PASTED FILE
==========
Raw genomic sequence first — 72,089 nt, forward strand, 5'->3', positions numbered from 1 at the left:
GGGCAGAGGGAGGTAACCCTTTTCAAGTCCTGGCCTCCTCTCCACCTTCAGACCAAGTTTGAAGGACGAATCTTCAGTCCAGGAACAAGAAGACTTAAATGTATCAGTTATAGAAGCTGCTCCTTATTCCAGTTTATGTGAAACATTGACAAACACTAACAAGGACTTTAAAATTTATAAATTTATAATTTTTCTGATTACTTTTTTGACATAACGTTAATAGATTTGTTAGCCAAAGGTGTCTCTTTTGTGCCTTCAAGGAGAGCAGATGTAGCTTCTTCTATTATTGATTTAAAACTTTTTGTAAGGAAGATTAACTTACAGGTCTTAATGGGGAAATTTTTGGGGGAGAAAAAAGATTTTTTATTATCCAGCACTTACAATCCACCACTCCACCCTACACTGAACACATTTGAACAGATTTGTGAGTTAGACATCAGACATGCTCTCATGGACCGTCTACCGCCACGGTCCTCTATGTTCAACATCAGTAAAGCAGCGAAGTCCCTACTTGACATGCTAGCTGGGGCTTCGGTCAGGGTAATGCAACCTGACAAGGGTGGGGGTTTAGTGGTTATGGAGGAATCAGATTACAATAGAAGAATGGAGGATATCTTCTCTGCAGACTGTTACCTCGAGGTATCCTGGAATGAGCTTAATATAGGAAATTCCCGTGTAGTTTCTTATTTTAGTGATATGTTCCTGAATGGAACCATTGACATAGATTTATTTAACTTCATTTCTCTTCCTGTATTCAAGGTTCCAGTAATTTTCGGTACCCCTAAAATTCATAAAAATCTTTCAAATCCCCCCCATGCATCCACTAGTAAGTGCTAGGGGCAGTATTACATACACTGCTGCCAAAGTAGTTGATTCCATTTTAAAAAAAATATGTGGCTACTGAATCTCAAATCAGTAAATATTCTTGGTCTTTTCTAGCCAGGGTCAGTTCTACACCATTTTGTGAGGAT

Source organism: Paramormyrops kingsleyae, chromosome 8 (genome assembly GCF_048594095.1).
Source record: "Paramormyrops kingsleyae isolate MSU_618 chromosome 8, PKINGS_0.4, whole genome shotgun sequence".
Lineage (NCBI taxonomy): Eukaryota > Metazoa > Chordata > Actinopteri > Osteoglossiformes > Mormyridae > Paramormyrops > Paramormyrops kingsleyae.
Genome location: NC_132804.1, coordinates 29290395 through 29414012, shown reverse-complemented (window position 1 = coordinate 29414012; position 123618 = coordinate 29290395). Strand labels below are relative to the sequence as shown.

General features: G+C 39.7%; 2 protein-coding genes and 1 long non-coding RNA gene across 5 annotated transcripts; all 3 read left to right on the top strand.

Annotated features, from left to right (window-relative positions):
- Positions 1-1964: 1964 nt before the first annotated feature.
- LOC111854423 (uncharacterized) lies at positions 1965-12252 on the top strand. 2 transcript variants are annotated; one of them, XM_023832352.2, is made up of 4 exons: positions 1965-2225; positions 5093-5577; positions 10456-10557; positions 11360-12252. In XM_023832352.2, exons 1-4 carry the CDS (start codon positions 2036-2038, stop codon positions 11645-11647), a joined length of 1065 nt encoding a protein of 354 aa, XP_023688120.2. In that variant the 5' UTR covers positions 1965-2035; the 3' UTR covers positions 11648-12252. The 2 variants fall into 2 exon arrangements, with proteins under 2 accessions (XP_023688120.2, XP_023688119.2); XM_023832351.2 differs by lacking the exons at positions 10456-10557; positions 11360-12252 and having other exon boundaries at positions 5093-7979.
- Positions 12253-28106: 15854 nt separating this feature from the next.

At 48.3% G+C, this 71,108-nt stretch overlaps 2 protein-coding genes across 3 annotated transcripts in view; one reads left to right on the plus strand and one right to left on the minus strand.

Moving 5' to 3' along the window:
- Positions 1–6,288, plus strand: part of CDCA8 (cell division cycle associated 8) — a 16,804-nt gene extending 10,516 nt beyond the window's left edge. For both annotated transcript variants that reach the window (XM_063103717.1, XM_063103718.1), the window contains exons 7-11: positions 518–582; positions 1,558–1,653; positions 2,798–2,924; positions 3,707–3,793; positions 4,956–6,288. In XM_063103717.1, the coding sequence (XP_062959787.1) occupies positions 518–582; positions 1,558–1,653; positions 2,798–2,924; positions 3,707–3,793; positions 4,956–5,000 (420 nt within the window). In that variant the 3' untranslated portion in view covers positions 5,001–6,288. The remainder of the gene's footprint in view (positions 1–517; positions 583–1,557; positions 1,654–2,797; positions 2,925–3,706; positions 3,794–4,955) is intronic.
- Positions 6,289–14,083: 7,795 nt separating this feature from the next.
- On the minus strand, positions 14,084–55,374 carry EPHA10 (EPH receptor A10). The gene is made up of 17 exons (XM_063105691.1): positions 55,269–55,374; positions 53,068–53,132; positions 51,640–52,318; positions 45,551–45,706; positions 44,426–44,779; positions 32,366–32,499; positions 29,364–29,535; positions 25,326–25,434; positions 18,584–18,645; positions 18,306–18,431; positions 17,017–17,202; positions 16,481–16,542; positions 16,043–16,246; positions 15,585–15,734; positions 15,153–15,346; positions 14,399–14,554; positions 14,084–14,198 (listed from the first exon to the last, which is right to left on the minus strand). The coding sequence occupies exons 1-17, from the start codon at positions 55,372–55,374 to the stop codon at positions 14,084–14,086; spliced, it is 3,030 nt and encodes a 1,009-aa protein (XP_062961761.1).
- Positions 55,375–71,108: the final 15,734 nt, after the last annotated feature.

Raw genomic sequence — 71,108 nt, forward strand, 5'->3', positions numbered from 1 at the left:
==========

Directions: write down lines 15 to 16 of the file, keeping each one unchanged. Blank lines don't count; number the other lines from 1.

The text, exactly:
- Positions 6,289–14,083: 7,795 nt separating this feature from the next.
- On the minus strand, positions 14,084–55,374 carry EPHA10 (EPH receptor A10). The gene is made up of 17 exons (XM_063105691.1): positions 55,269–55,374; positions 53,068–53,132; positions 51,640–52,318; positions 45,551–45,706; positions 44,426–44,779; positions 32,366–32,499; positions 29,364–29,535; positions 25,326–25,434; positions 18,584–18,645; positions 18,306–18,431; positions 17,017–17,202; positions 16,481–16,542; positions 16,043–16,246; positions 15,585–15,734; positions 15,153–15,346; positions 14,399–14,554; positions 14,084–14,198 (listed from the first exon to the last, which is right to left on the minus strand). The coding sequence occupies exons 1-17, from the start codon at positions 55,372–55,374 to the stop codon at positions 14,084–14,086; spliced, it is 3,030 nt and encodes a 1,009-aa protein (XP_062961761.1).